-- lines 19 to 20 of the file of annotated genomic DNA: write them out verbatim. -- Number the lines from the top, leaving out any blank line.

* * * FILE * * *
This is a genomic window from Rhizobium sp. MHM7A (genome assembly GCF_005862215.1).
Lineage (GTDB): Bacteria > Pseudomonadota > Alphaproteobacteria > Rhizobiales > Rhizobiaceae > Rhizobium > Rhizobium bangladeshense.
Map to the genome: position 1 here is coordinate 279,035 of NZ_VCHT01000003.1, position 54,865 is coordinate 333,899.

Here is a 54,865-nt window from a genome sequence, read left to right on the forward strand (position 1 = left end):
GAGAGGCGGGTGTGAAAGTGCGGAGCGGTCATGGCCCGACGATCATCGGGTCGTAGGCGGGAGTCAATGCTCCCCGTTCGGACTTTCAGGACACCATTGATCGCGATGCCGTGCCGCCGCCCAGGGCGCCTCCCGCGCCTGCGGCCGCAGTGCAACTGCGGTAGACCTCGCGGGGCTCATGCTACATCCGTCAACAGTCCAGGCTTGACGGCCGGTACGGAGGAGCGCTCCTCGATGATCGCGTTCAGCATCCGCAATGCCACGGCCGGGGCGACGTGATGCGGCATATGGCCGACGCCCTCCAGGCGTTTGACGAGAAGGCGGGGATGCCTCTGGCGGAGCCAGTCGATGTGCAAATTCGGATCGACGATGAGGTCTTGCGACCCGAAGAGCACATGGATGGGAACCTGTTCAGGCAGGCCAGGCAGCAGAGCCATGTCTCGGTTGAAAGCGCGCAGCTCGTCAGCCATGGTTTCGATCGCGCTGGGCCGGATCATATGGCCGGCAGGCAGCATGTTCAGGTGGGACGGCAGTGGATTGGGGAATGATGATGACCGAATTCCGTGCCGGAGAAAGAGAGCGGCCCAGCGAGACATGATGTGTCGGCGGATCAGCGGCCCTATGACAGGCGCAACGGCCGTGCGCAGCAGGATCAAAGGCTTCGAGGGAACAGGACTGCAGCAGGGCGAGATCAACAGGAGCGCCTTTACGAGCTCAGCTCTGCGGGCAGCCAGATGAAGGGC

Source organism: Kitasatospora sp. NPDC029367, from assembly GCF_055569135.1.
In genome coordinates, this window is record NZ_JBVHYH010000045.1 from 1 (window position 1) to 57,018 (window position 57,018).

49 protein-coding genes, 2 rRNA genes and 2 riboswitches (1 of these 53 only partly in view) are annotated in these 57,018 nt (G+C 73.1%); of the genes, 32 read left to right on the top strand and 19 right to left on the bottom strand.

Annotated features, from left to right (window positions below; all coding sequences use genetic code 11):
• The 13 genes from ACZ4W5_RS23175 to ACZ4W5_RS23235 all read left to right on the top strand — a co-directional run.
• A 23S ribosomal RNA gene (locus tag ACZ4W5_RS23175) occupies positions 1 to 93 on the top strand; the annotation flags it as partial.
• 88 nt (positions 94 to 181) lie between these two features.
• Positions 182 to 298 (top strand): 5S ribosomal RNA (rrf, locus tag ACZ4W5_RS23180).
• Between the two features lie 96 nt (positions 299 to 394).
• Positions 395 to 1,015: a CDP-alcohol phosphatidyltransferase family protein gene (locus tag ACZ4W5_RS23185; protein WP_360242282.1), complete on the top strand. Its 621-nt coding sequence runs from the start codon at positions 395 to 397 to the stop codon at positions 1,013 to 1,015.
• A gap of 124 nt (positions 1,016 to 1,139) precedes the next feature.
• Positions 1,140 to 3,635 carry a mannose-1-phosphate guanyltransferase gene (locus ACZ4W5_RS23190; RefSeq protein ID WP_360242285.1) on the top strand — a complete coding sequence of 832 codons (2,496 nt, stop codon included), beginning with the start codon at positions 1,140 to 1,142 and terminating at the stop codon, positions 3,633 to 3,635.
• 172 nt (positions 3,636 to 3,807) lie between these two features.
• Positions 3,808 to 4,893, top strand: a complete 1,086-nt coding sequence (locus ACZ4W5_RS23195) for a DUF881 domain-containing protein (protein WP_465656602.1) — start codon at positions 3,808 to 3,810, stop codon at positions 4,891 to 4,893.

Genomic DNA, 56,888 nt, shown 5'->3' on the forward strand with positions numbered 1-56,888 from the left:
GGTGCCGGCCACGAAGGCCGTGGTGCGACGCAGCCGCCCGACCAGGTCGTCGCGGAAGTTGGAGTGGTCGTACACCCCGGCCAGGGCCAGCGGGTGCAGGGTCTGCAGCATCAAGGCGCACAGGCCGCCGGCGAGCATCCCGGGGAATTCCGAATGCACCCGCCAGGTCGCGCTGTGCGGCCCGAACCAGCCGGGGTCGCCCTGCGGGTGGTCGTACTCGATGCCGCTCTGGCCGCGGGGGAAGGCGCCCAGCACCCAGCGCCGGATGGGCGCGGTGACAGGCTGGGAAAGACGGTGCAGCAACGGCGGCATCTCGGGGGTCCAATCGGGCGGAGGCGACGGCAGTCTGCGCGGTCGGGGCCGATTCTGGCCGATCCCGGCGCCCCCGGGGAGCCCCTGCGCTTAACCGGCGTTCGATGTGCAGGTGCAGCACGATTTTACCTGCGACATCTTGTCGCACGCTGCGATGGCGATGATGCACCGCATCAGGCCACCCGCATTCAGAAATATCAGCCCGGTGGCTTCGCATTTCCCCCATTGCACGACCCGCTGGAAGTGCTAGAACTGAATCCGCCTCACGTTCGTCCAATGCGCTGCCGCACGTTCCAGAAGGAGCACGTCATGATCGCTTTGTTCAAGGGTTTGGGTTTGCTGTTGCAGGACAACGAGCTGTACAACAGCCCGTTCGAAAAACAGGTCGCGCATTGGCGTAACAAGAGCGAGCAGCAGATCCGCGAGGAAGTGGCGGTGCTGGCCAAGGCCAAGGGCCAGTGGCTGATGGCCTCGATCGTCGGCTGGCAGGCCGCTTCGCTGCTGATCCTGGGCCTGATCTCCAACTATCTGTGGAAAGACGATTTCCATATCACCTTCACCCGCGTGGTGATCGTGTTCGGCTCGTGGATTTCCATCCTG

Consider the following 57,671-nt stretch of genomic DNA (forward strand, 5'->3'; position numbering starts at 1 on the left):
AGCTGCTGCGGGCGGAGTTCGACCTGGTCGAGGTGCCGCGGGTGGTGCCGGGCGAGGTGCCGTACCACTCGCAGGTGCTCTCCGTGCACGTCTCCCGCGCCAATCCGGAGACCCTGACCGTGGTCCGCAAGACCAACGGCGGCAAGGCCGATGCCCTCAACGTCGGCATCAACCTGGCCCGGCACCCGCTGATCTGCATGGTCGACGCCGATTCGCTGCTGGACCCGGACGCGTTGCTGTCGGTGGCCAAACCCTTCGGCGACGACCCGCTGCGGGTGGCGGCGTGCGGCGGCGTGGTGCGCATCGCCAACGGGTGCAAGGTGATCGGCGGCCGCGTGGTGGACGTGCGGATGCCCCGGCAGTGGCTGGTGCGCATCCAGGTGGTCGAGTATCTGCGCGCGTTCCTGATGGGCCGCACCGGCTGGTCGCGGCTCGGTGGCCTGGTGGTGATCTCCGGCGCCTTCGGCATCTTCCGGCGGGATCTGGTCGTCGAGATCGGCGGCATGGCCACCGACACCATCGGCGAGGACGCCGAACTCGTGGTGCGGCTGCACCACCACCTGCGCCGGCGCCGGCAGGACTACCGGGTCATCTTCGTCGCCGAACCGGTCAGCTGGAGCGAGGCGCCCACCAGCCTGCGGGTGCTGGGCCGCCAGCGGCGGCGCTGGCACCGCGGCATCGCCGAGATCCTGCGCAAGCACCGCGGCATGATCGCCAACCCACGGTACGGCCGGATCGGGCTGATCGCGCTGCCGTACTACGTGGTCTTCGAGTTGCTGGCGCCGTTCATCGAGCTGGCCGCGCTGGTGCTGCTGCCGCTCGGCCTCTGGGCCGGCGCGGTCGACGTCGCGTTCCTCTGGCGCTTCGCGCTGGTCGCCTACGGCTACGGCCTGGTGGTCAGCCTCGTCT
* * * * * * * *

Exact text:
• Positions 3,808 to 4,893, top strand: a complete 1,086-nt coding sequence (locus ACZ4W5_RS23195) for a DUF881 domain-containing protein (protein WP_465656602.1) — start codon at positions 3,808 to 3,810, stop codon at positions 4,891 to 4,893.

Genomic DNA, 56,888 nt, shown 5'->3' on the forward strand with positions numbered 1-56,888 from the left: